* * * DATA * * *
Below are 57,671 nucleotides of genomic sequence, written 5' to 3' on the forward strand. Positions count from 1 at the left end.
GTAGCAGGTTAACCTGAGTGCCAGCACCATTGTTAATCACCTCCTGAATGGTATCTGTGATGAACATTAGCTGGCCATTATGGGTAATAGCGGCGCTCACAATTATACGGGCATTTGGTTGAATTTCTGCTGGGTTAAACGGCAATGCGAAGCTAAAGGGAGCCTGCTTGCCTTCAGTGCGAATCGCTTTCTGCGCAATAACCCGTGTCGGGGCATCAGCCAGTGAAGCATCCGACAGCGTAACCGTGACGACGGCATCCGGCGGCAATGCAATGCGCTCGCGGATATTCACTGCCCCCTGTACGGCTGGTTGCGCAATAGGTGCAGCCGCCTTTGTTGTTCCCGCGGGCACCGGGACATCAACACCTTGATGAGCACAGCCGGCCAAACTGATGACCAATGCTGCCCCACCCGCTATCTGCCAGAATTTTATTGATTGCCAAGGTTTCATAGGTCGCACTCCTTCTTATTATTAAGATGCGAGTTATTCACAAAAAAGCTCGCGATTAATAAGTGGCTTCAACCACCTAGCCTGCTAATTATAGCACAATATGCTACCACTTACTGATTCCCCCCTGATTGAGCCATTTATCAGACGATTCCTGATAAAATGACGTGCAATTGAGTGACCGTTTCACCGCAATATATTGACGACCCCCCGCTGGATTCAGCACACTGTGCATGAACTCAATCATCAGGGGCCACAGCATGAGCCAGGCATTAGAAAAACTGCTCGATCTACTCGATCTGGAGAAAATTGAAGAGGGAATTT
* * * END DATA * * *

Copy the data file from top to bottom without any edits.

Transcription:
Below are 57,671 nucleotides of genomic sequence, written 5' to 3' on the forward strand. Positions count from 1 at the left end.
GTAGCAGGTTAACCTGAGTGCCAGCACCATTGTTAATCACCTCCTGAATGGTATCTGTGATGAACATTAGCTGGCCATTATGGGTAATAGCGGCGCTCACAATTATACGGGCATTTGGTTGAATTTCTGCTGGGTTAAACGGCAATGCGAAGCTAAAGGGAGCCTGCTTGCCTTCAGTGCGAATCGCTTTCTGCGCAATAACCCGTGTCGGGGCATCAGCCAGTGAAGCATCCGACAGCGTAACCGTGACGACGGCATCCGGCGGCAATGCAATGCGCTCGCGGATATTCACTGCCCCCTGTACGGCTGGTTGCGCAATAGGTGCAGCCGCCTTTGTTGTTCCCGCGGGCACCGGGACATCAACACCTTGATGAGCACAGCCGGCCAAACTGATGACCAATGCTGCCCCACCCGCTATCTGCCAGAATTTTATTGATTGCCAAGGTTTCATAGGTCGCACTCCTTCTTATTATTAAGATGCGAGTTATTCACAAAAAAGCTCGCGATTAATAAGTGGCTTCAACCACCTAGCCTGCTAATTATAGCACAATATGCTACCACTTACTGATTCCCCCCTGATTGAGCCATTTATCAGACGATTCCTGATAAAATGACGTGCAATTGAGTGACCGTTTCACCGCAATATATTGACGACCCCCCGCTGGATTCAGCACACTGTGCATGAACTCAATCATCAGGGGCCACAGCATGAGCCAGGCATTAGAAAAACTGCTCGATCTACTCGATCTGGAGAAAATTGAAGAGGGAATTT